What Was the Geography of Colonial New Jersey?

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The colony of New Jersey was eventually classified as the land between the Hudson and Delaware rivers, bordered to the west by the Appalachian Mountains. New Jersey’s fertile soil, long growing season, location between the two easily navigable rivers and religious tolerance contributed to the colony’s wealth and popularity.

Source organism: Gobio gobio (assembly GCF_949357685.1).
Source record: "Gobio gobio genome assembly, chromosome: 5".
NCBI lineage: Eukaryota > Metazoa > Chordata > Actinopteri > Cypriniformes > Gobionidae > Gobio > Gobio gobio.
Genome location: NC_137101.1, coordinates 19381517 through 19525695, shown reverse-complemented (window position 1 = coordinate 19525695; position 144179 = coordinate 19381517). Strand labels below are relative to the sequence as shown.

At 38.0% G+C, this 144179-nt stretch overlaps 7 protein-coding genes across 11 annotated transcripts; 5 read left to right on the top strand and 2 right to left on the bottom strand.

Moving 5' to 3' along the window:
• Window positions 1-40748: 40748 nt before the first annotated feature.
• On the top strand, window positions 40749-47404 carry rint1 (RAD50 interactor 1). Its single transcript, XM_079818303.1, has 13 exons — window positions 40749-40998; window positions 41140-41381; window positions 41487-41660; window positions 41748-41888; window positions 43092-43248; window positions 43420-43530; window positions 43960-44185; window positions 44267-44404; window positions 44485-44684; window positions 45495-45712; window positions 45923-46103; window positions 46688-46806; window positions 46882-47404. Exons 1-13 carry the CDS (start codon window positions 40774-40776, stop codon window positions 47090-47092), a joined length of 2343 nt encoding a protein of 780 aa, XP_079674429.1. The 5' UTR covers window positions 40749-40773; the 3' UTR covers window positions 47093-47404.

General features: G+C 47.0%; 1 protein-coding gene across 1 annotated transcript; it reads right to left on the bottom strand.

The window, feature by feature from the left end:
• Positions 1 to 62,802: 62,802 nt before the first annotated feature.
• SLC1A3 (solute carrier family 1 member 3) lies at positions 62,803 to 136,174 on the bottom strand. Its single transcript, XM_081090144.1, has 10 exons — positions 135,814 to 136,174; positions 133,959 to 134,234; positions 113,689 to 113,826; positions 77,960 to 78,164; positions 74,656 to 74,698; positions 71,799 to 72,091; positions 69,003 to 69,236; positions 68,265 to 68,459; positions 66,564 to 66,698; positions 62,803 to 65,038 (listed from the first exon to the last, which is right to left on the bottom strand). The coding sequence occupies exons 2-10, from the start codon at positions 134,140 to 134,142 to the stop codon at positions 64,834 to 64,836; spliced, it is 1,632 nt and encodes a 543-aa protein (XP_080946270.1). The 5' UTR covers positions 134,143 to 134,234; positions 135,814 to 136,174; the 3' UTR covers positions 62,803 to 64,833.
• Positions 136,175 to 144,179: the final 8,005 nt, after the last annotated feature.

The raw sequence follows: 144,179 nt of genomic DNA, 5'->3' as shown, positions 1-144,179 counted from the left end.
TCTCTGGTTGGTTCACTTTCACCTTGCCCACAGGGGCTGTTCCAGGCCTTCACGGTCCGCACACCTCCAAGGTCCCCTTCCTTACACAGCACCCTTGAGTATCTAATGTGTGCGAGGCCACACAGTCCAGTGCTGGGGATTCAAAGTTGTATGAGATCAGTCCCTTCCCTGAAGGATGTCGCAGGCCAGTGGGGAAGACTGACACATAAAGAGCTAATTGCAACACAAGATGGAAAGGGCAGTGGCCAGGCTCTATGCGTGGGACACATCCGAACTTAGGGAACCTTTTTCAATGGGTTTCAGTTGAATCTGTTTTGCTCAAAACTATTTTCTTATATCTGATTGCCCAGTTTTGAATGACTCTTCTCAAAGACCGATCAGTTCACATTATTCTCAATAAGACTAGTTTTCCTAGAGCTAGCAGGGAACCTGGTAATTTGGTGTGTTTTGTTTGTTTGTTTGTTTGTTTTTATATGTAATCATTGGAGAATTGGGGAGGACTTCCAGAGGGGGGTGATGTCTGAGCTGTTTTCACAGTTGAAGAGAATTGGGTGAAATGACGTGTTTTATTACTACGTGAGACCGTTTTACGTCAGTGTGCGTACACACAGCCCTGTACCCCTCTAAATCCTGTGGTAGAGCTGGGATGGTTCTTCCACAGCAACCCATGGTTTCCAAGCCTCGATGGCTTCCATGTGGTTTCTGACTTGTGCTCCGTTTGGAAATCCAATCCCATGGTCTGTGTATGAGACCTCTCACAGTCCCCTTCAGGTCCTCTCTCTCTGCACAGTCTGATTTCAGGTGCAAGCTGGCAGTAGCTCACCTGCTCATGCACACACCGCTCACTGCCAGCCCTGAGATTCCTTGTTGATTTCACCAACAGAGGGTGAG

The physical geography of colonial New Jersey began at its lengthy border with the Atlantic Ocean, from which coastal plains developed into rolling hills, then the Appalachian Highlands. When the glaciers to the north melted at the end of the previous ice age, their runoff brought rich soil into what became the New Jersey colony. As a result, many of the settlers farmed wheat, grain and corn, providing bread for most other colonies, while others became fur traders, merchants and craftsmen.